Can Peterson engineer move to Cowboys?

Adrian Peterson says he’s "uneasy" about remaining employed by the Minnesota Vikings as he notes it "wasn’t people in Texas" but rather "people in Minnesota" who "kick(ed)" him when he was "down-and-out."

And that comparison alone is enough to fuel speculation that the NFL’s best running back might want to engineer an escape back to his home state and to the Dallas Cowboys.

Peterson, still sitting out a suspension from the NFL (while pleading no contest to misdemeanor reckless assault for injuring his four-year-old son with a wooden switch), is under contract to the Vikings for three more seasons. They’ve expressed their desire to retain him — though his salaries of $13 million, $15 million and $17 million are daunting.

The Vikings could ask Peterson to return under the terms of that deal, or could ask him to re-do his contract to make him more affordable. Meanwhile, if his "uneasiness" continues, he could ask Minnesota to release him or trade him.

And if he’s free, he moves to to the top of Dallas’ wish list.

And Dallas moves to the top of his.

I’m told weekend reports of him asking the Vikings for a trade to Dallas are bogus. But this situation will come to a head eventually — maybe by March 10, when teams need to be cap-compliant.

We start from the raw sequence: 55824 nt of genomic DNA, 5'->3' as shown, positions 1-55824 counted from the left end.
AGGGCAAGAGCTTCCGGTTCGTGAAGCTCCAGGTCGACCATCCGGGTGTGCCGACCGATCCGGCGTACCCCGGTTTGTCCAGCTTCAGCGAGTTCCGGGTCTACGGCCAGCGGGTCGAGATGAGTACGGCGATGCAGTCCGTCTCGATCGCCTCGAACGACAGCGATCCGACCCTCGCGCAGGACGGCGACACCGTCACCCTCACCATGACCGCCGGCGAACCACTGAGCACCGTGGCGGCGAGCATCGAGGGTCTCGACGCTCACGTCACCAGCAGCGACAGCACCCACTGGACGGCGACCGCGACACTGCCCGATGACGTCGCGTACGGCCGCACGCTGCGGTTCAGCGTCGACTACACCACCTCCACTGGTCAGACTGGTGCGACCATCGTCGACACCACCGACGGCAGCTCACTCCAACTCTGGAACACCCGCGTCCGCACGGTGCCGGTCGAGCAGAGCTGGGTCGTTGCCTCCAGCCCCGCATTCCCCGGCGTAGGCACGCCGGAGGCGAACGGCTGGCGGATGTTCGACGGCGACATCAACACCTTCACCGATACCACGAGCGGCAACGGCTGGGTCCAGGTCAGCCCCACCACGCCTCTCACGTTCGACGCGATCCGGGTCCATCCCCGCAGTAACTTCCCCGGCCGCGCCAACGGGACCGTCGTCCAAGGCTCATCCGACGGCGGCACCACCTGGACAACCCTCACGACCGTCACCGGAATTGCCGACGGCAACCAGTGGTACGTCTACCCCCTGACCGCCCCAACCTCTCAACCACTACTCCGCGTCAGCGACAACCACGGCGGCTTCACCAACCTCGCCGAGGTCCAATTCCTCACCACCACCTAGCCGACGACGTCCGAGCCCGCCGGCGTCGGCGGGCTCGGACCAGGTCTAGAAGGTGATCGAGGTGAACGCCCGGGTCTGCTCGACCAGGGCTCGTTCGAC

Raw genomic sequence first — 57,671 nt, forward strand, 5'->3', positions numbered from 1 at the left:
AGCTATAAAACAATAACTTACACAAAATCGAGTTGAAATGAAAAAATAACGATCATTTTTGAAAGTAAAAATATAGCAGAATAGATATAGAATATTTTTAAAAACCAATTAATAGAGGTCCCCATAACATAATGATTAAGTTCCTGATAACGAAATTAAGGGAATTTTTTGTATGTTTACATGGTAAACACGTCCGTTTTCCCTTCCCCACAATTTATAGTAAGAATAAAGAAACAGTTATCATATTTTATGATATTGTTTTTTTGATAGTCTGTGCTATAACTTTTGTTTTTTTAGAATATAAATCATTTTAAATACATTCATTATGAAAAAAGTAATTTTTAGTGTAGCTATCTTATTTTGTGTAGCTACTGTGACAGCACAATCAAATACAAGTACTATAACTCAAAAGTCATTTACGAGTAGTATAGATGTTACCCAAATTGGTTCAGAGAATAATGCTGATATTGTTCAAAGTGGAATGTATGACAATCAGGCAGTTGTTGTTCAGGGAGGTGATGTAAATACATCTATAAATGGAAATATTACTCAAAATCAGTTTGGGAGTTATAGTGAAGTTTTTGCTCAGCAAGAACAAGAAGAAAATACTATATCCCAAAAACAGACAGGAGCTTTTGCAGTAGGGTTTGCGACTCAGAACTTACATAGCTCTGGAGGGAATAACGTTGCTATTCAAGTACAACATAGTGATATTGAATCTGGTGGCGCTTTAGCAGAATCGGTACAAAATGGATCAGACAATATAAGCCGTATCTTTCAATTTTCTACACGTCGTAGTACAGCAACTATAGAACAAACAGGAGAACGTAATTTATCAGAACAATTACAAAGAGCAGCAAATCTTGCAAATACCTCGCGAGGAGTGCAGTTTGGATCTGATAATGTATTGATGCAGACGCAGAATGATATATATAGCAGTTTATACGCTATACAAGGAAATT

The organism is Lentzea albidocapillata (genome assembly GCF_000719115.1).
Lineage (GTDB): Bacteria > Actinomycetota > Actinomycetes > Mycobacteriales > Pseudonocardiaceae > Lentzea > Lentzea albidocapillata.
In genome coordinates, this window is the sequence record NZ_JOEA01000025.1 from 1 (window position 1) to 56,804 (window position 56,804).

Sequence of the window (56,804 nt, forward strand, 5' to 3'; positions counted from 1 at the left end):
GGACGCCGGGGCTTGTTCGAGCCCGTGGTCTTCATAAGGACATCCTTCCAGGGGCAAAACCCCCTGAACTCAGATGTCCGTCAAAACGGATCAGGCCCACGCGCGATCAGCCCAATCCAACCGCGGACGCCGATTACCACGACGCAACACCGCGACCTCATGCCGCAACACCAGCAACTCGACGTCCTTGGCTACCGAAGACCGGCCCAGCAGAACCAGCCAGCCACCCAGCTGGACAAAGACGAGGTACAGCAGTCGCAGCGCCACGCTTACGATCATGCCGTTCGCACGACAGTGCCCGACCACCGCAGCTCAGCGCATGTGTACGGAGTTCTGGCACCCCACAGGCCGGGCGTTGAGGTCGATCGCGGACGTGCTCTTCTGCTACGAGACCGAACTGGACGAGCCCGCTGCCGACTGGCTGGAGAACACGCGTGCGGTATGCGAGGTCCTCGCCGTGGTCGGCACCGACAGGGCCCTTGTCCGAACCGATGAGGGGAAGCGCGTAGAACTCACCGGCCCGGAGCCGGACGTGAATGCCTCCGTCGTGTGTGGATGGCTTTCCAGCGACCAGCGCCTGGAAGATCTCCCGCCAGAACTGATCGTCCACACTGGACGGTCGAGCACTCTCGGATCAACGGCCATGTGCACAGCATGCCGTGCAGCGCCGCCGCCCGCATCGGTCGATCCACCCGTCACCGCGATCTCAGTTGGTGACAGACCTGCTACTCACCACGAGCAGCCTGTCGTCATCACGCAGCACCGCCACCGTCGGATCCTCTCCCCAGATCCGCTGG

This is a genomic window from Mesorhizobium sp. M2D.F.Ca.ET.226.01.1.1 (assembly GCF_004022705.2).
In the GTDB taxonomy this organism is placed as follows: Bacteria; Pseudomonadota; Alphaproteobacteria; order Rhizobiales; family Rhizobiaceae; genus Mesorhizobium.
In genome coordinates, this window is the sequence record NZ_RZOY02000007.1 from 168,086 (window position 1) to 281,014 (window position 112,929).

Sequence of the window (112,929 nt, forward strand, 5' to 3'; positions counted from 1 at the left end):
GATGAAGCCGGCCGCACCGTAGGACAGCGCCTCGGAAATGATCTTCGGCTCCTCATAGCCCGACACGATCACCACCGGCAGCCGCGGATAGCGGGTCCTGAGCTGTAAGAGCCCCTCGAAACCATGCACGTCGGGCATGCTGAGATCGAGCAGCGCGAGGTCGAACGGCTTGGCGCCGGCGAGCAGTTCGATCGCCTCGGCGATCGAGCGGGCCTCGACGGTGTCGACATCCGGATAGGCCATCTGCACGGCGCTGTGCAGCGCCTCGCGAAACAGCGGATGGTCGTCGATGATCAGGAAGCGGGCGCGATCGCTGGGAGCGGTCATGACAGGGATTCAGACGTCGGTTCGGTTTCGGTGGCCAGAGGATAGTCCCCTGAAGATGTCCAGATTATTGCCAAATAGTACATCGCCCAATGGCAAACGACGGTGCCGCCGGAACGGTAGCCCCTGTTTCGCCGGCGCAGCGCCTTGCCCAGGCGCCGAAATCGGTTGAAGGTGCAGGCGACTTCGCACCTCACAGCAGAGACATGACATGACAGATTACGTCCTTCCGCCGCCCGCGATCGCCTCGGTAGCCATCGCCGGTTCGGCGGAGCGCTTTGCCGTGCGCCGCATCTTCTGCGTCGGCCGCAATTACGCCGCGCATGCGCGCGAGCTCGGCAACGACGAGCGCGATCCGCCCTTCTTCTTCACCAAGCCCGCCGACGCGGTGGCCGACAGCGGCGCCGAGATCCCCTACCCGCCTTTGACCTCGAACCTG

A conventional trade won’t happen. And here’s why: Peterson’s current 2015 cap hit stands at $15.4 million. $12.75 million is base, $.25 million is workout bonus and $2.4 million is prorated bonus. The base and workout bonus would disappear if he’s released, leaving just the $2.4 million in dead money. That would give the Vikings the net result of $13 million in savings if Peterson insists upon not re-doing a deal and expresses continued dislike of his surroundings and they released him. 

That $2.4 mil in dead money is also the only amount Minny eats if they trade him. Ah, but who would trade for AD with his three years of salary locked in at $13 mil, $15 mil and $17 mil for three years? 

Nobody would. 

But can Dallas, in theory, trade for Peterson under the terms of a new, cheaper contract?

In theory, yes. 

It’s rarely done, for two reasons. One, it’s unusual than a player wants out of a place so badly that he’s willing to take less than the $45 million he’s owed. And two, most long-term superstar contracts have fat amounts of guaranteed money remaining. In the event of a trade, there are locked-in piles of dough that needs to be accounted for by the trading-away team. Meaning, not only does the new team have to have cap room for the acquisition … but the old team has to have room, too. 

But in AD’s case? He might be facing Minnesota asking him to take a cut to stay. He can turn that down. And he might be willing to trash the $45 mil and start over in Dallas. And the $2.4 mil in dead money means the Vikings’ cap doesn’t have to suffer for having sent him away. 

And of course, in the event of Peterson’s release, he’ll get to pick his team — and negotiate his new salary.

If Peterson is ever available? I can promise you Jerry Jones will be generous and creative in working to acquire the above-the-marquee star, bending the policy the Cowboys have developed that will likely prevent them from paying market-value on running backs (including their own standout DeMarco Murray).

Adrian Peterson feels "uneasy" right now. But he must also feel powerful.